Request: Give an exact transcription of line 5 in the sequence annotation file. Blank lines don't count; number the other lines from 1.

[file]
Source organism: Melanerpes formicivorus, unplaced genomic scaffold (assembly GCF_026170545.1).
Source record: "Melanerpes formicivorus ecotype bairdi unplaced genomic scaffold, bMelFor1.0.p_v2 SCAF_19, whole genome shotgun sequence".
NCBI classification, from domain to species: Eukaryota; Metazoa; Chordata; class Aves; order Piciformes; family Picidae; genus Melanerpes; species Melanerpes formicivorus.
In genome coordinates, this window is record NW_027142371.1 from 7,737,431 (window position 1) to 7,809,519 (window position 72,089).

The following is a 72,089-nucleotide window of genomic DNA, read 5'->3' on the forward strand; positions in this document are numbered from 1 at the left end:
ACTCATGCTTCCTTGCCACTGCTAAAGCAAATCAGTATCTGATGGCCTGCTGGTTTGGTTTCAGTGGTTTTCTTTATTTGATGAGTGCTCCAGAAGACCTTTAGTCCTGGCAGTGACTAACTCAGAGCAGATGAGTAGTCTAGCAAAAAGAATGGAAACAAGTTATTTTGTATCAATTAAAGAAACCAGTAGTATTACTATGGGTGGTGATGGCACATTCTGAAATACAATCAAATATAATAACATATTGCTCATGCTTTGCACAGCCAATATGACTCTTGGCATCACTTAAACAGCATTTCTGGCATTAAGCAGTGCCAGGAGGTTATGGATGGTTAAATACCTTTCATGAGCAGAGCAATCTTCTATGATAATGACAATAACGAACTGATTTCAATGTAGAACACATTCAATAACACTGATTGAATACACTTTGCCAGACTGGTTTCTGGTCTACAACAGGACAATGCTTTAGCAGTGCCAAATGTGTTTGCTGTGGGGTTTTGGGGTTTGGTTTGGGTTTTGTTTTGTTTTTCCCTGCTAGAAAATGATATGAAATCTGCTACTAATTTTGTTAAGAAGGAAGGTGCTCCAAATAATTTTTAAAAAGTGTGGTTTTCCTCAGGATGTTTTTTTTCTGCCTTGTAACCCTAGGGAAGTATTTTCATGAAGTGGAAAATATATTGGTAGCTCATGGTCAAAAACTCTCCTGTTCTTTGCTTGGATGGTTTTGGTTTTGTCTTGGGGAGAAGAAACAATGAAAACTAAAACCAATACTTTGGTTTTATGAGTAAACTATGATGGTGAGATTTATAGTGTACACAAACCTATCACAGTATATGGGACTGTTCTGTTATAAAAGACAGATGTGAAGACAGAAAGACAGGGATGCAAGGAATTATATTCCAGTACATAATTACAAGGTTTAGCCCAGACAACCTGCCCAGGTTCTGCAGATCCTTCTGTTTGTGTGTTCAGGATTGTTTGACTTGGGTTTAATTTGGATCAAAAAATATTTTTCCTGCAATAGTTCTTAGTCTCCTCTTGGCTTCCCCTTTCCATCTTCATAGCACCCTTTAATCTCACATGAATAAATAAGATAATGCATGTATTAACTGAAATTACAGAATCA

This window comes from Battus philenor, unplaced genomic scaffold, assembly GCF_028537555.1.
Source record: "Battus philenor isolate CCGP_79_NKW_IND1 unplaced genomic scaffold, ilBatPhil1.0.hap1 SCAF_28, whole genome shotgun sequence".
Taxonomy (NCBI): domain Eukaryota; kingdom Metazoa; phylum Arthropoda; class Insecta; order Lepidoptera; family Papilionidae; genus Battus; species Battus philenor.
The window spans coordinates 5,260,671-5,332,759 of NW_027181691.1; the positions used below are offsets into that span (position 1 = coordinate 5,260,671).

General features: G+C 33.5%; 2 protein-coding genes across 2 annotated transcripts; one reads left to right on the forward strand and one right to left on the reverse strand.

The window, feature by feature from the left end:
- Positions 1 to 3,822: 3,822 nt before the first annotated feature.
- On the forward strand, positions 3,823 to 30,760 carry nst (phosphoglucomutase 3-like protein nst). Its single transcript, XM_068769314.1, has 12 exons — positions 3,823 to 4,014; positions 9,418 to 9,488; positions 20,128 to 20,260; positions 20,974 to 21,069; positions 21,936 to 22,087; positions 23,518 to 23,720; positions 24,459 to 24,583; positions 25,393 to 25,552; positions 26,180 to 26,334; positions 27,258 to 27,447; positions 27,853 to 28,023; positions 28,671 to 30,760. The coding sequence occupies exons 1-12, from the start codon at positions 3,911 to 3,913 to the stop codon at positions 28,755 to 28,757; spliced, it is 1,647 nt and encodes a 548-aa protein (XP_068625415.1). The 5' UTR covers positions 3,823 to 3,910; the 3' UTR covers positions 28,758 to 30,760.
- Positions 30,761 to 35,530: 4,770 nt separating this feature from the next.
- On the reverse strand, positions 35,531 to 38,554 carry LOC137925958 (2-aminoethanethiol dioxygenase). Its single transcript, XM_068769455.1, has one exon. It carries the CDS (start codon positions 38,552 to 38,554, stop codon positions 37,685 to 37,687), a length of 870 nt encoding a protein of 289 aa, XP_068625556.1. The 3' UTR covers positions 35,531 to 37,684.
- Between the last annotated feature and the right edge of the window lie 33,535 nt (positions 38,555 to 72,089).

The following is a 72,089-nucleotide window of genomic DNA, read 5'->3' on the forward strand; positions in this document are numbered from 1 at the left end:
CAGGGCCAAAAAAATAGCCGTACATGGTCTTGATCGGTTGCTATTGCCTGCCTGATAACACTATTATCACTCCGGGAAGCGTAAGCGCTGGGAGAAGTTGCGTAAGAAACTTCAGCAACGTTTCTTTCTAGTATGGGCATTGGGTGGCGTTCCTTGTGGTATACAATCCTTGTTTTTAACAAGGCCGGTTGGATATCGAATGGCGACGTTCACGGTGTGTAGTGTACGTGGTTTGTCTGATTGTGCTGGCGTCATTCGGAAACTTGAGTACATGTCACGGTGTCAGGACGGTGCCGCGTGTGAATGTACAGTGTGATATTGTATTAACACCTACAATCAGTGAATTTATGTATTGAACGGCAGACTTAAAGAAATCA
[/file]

The following is a 72,089-nucleotide window of genomic DNA, read 5'->3' on the forward strand; positions in this document are numbered from 1 at the left end: